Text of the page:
Saturday, 23 November 2013

"On Air" - chart action

After having taken the cover photo for "On Air", the Beatles looked around, wondering what to name their future record company. Photo: Dezo Hoffmann.

Here in Norway The Beatles' "On Air - Live at the BBC Volume 2" entered at no. 9 on the official album chart, "VG-lista", while Paul McCartney's "New" has dropped out of the top 40. Over at Billboard's album list they fared slightly better and made it to no. 7 with 37 000 units sold. And the remastered "Live at the BBC" sold 9000 units, which re-entered the album at no 34.
From Great Britain, the Official Chart Company has "On Air" at 12 and "Live at the BBC" at 57. However, and this is nice, on "The Official Record Store Chart", which is compiled by Britain's independent record stores, the Beatles are number one with "On Air". The NME has a story about it. Of course, that chart is all about physical media. And the two-fer with both CD's is at number 26 on the same chart.

In Austria, there's a TV commercial for The Beatles' "On Air - Live at the BBC Volume 2". 


Spiderjeru said...
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Michael Hockinson said...

The quantitative success (or lack thereof) of "On Air" vs. 1994's "Live at the BBC" begs the question, why did the powers that be overseeing The Beatles "brand" wait almost 19 years before issuing a follow-up? How well would a second volume have fared if it had been issued two, five, even ten years after? Speaking strictly from a marketing perspective, hype and a strong fan base will only move so many units.

"On Air" has likely peaked in the US and we're unlikely to get any more official releases of this material, which means of the 88 different songs recorded by the Beatles for the Beeb, only 81 will ever be available commercially.

For all that effort, is that good enough for the Beatles' legacy?

Brian Fried said...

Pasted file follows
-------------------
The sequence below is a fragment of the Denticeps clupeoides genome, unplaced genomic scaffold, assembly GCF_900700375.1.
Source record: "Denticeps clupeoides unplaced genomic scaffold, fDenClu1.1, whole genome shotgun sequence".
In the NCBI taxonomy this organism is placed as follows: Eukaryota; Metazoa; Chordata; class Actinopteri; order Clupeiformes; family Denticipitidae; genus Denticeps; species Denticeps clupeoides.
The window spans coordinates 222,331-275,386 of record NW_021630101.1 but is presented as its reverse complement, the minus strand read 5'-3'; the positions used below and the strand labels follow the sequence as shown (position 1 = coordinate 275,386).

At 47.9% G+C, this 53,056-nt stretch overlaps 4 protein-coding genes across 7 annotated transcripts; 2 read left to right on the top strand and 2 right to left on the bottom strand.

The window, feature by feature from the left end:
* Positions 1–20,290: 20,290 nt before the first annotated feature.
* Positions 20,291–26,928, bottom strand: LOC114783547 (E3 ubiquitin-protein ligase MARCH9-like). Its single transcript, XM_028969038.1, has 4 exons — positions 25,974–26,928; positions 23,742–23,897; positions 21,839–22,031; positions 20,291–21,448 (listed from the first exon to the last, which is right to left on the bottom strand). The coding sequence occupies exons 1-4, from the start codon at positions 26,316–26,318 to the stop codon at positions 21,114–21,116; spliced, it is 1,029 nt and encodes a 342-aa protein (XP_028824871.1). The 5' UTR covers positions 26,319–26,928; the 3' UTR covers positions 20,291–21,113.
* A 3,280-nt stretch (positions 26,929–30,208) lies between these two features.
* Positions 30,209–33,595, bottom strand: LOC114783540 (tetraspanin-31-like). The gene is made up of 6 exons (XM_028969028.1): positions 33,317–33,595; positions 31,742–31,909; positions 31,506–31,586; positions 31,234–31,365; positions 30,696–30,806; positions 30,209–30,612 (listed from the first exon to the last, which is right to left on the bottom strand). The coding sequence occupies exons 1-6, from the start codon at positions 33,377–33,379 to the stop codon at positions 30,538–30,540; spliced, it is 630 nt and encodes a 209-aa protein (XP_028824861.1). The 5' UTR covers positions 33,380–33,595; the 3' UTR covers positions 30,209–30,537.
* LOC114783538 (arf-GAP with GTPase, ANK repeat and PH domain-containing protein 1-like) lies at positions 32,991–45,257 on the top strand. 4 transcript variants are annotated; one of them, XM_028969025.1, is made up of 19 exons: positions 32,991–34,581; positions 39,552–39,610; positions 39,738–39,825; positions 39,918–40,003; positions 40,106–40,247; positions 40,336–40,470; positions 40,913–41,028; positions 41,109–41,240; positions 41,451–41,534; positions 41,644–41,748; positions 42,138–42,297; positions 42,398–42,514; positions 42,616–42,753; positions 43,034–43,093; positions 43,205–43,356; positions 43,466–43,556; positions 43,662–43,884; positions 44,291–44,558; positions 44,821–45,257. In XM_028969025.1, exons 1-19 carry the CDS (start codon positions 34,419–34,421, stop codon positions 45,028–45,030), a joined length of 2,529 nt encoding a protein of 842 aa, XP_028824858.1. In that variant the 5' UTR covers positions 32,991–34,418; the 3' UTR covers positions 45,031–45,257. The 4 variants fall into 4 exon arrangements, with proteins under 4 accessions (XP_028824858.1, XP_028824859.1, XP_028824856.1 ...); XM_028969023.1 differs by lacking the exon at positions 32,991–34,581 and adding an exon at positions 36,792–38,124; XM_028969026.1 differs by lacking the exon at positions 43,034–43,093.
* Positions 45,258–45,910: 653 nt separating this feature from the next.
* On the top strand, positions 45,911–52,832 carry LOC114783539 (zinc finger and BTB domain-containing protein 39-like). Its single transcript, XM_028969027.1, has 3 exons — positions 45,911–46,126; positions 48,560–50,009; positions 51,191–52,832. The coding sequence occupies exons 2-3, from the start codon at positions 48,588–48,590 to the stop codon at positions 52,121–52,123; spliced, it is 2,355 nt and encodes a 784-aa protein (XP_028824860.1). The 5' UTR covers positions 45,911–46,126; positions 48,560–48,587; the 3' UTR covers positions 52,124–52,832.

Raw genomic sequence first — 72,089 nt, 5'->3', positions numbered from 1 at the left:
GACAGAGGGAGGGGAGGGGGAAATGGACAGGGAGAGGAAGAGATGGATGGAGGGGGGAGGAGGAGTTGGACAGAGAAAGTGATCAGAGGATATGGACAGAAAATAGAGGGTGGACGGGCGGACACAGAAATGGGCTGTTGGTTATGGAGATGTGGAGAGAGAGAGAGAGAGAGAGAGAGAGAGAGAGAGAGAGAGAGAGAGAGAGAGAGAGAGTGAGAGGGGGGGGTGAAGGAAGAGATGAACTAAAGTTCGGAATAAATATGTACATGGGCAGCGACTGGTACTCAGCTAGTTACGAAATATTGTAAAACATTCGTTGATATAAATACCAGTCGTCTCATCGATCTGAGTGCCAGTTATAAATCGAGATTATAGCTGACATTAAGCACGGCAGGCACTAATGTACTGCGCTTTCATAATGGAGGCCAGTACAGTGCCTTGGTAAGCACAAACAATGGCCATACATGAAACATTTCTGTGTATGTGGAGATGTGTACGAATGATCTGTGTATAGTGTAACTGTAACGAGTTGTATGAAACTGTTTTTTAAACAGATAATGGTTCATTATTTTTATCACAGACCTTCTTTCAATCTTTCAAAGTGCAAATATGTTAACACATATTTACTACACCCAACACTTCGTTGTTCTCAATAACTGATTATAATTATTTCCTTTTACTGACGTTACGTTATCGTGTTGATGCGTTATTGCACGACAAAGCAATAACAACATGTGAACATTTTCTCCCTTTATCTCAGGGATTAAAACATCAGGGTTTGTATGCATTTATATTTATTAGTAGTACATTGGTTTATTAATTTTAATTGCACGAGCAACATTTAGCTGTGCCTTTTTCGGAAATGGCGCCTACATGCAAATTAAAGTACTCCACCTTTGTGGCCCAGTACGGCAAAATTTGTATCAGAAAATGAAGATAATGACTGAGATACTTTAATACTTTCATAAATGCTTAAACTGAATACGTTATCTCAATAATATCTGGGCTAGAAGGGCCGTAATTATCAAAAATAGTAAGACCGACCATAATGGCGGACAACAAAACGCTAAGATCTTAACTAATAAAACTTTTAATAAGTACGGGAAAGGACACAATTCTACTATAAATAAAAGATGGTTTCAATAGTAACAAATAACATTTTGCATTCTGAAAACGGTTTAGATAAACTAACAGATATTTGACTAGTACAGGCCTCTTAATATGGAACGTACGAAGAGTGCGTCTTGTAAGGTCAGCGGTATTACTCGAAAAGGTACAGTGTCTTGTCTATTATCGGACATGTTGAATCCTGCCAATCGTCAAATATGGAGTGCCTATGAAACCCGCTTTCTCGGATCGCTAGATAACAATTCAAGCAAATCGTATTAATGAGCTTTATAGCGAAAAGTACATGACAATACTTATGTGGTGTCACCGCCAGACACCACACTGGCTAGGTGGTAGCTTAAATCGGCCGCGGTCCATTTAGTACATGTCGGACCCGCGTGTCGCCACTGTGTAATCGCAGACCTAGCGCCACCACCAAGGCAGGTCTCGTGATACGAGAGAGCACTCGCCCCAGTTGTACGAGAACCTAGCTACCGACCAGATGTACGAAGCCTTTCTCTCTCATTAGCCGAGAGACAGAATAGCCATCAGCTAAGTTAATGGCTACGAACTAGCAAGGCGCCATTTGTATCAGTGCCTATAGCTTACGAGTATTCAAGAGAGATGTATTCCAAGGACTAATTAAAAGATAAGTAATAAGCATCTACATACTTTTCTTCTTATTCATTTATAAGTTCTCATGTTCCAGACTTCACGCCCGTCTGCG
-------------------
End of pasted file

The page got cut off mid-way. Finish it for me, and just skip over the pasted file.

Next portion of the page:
To be fair, Michael, Live At The BBC's release was concurrent with the announcement Paul, George and Ringo had entered the studio to work on "Free As A Bird," due with Anthology the following year.

Anthology 2's delay forced Yellow Submarine and Let It Be's DVD releases out of 1996. Yellow Submarine got a DVD release in 1997, with a bigger campaign.

1998 saw the John Lennon Anthology and Linda retrospectives, and with sales still coming from Yellow Submarine, Let It Be was delayed.

1999 was 1 to capitalize on The Beatles.

So the earliest BBC 2 could be released was late 2000/early 2001, at which time George was focusing on his final recordings due to illness.

2002 was Let It Be… Naked, the last project George okayed. George hadn't okayed a DVD of Let It Be, so it was not released in 2003.

2004 answered the call for Capitol albums. Yoko delayed the next wave of Capitol albums for a John retrospective, which is how vol. 2 and Love both landed in 2006.

By 2007, the plan was already in place to remaster all the Beatles albums for digital. Note that all of them are deleted around this point.

Add another John Lennon retrospective and the fact Beatles movies are being pushed to BluRay and you have the reason for BBC vol. 2 being delayed so much. They don't want to overload the market with product.